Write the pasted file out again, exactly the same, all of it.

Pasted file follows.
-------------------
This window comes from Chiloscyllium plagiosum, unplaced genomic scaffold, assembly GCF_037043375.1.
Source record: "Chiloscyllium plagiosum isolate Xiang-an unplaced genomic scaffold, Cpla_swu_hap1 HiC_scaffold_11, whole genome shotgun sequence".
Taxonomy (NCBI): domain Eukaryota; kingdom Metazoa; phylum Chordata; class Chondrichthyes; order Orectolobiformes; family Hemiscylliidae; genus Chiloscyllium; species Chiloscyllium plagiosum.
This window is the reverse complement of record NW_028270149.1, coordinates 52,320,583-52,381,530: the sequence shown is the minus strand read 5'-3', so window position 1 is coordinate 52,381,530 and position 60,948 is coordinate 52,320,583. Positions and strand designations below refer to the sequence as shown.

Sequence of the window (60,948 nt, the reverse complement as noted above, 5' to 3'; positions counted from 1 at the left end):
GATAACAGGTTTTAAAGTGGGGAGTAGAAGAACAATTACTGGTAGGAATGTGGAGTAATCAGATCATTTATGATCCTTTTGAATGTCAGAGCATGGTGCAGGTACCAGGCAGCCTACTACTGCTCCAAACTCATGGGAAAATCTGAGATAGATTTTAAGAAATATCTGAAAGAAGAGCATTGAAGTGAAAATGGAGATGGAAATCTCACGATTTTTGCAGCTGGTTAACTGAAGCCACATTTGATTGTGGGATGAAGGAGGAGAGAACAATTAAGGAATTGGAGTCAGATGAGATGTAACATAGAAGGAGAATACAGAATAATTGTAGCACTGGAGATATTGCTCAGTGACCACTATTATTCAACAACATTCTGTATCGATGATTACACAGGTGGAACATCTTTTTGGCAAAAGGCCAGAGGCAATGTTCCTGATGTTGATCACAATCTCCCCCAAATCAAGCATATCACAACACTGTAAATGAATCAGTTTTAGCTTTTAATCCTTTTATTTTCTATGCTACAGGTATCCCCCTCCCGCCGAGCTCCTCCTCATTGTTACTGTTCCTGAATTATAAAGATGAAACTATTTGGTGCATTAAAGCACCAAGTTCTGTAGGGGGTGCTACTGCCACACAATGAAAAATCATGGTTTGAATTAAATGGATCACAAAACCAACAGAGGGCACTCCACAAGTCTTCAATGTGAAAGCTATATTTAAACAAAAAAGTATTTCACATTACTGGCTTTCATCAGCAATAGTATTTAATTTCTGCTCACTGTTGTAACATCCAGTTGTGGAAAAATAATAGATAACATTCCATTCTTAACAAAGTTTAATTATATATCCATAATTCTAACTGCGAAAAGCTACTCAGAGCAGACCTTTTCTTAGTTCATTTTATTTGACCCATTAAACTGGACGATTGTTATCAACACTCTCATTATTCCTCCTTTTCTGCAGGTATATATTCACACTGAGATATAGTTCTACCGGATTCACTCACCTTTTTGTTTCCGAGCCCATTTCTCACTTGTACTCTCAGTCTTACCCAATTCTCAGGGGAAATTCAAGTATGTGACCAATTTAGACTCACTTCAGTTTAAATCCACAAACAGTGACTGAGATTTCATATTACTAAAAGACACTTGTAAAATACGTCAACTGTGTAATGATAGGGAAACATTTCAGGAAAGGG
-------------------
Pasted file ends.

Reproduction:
This window comes from Chiloscyllium plagiosum, unplaced genomic scaffold, assembly GCF_037043375.1.
Source record: "Chiloscyllium plagiosum isolate Xiang-an unplaced genomic scaffold, Cpla_swu_hap1 HiC_scaffold_11, whole genome shotgun sequence".
Taxonomy (NCBI): domain Eukaryota; kingdom Metazoa; phylum Chordata; class Chondrichthyes; order Orectolobiformes; family Hemiscylliidae; genus Chiloscyllium; species Chiloscyllium plagiosum.
This window is the reverse complement of record NW_028270149.1, coordinates 52,320,583-52,381,530: the sequence shown is the minus strand read 5'-3', so window position 1 is coordinate 52,381,530 and position 60,948 is coordinate 52,320,583. Positions and strand designations below refer to the sequence as shown.

Sequence of the window (60,948 nt, the reverse complement as noted above, 5' to 3'; positions counted from 1 at the left end):
GATAACAGGTTTTAAAGTGGGGAGTAGAAGAACAATTACTGGTAGGAATGTGGAGTAATCAGATCATTTATGATCCTTTTGAATGTCAGAGCATGGTGCAGGTACCAGGCAGCCTACTACTGCTCCAAACTCATGGGAAAATCTGAGATAGATTTTAAGAAATATCTGAAAGAAGAGCATTGAAGTGAAAATGGAGATGGAAATCTCACGATTTTTGCAGCTGGTTAACTGAAGCCACATTTGATTGTGGGATGAAGGAGGAGAGAACAATTAAGGAATTGGAGTCAGATGAGATGTAACATAGAAGGAGAATACAGAATAATTGTAGCACTGGAGATATTGCTCAGTGACCACTATTATTCAACAACATTCTGTATCGATGATTACACAGGTGGAACATCTTTTTGGCAAAAGGCCAGAGGCAATGTTCCTGATGTTGATCACAATCTCCCCCAAATCAAGCATATCACAACACTGTAAATGAATCAGTTTTAGCTTTTAATCCTTTTATTTTCTATGCTACAGGTATCCCCCTCCCGCCGAGCTCCTCCTCATTGTTACTGTTCCTGAATTATAAAGATGAAACTATTTGGTGCATTAAAGCACCAAGTTCTGTAGGGGGTGCTACTGCCACACAATGAAAAATCATGGTTTGAATTAAATGGATCACAAAACCAACAGAGGGCACTCCACAAGTCTTCAATGTGAAAGCTATATTTAAACAAAAAAGTATTTCACATTACTGGCTTTCATCAGCAATAGTATTTAATTTCTGCTCACTGTTGTAACATCCAGTTGTGGAAAAATAATAGATAACATTCCATTCTTAACAAAGTTTAATTATATATCCATAATTCTAACTGCGAAAAGCTACTCAGAGCAGACCTTTTCTTAGTTCATTTTATTTGACCCATTAAACTGGACGATTGTTATCAACACTCTCATTATTCCTCCTTTTCTGCAGGTATATATTCACACTGAGATATAGTTCTACCGGATTCACTCACCTTTTTGTTTCCGAGCCCATTTCTCACTTGTACTCTCAGTCTTACCCAATTCTCAGGGGAAATTCAAGTATGTGACCAATTTAGACTCACTTCAGTTTAAATCCACAAACAGTGACTGAGATTTCATATTACTAAAAGACACTTGTAAAATACGTCAACTGTGTAATGATAGGGAAACATTTCAGGAAAGGG